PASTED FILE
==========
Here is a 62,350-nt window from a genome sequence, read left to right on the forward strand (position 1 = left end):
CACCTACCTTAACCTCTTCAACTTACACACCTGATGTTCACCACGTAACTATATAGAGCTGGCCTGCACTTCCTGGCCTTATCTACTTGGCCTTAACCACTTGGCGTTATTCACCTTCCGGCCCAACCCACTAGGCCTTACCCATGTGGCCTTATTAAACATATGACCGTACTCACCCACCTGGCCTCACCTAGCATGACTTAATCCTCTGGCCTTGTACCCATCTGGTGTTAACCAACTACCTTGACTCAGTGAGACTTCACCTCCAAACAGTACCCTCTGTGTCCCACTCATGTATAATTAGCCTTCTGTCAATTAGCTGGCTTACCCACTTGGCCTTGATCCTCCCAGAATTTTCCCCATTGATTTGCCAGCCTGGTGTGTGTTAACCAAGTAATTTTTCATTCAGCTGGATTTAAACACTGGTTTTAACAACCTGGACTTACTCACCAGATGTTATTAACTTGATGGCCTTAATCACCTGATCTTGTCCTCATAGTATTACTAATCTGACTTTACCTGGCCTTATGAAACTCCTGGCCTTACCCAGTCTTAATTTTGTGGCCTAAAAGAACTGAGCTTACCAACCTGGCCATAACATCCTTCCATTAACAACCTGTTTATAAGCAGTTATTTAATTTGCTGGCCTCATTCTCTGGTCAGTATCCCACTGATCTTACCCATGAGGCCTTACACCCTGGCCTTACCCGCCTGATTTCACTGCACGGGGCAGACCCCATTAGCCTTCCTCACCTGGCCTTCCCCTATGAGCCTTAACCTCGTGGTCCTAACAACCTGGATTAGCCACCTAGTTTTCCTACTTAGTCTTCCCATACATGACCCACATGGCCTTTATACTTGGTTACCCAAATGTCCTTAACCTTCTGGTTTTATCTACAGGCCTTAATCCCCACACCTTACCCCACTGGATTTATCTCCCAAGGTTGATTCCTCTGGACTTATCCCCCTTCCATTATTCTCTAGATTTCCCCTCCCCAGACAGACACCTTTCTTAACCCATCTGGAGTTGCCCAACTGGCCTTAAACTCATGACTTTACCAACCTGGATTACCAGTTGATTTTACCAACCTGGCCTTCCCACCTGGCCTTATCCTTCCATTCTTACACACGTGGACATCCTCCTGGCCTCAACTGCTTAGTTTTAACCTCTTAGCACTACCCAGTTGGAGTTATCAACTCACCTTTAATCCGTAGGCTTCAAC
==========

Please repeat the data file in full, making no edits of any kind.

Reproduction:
Here is a 62,350-nt window from a genome sequence, read left to right on the forward strand (position 1 = left end):
CACCTACCTTAACCTCTTCAACTTACACACCTGATGTTCACCACGTAACTATATAGAGCTGGCCTGCACTTCCTGGCCTTATCTACTTGGCCTTAACCACTTGGCGTTATTCACCTTCCGGCCCAACCCACTAGGCCTTACCCATGTGGCCTTATTAAACATATGACCGTACTCACCCACCTGGCCTCACCTAGCATGACTTAATCCTCTGGCCTTGTACCCATCTGGTGTTAACCAACTACCTTGACTCAGTGAGACTTCACCTCCAAACAGTACCCTCTGTGTCCCACTCATGTATAATTAGCCTTCTGTCAATTAGCTGGCTTACCCACTTGGCCTTGATCCTCCCAGAATTTTCCCCATTGATTTGCCAGCCTGGTGTGTGTTAACCAAGTAATTTTTCATTCAGCTGGATTTAAACACTGGTTTTAACAACCTGGACTTACTCACCAGATGTTATTAACTTGATGGCCTTAATCACCTGATCTTGTCCTCATAGTATTACTAATCTGACTTTACCTGGCCTTATGAAACTCCTGGCCTTACCCAGTCTTAATTTTGTGGCCTAAAAGAACTGAGCTTACCAACCTGGCCATAACATCCTTCCATTAACAACCTGTTTATAAGCAGTTATTTAATTTGCTGGCCTCATTCTCTGGTCAGTATCCCACTGATCTTACCCATGAGGCCTTACACCCTGGCCTTACCCGCCTGATTTCACTGCACGGGGCAGACCCCATTAGCCTTCCTCACCTGGCCTTCCCCTATGAGCCTTAACCTCGTGGTCCTAACAACCTGGATTAGCCACCTAGTTTTCCTACTTAGTCTTCCCATACATGACCCACATGGCCTTTATACTTGGTTACCCAAATGTCCTTAACCTTCTGGTTTTATCTACAGGCCTTAATCCCCACACCTTACCCCACTGGATTTATCTCCCAAGGTTGATTCCTCTGGACTTATCCCCCTTCCATTATTCTCTAGATTTCCCCTCCCCAGACAGACACCTTTCTTAACCCATCTGGAGTTGCCCAACTGGCCTTAAACTCATGACTTTACCAACCTGGATTACCAGTTGATTTTACCAACCTGGCCTTCCCACCTGGCCTTATCCTTCCATTCTTACACACGTGGACATCCTCCTGGCCTCAACTGCTTAGTTTTAACCTCTTAGCACTACCCAGTTGGAGTTATCAACTCACCTTTAATCCGTAGGCTTCAAC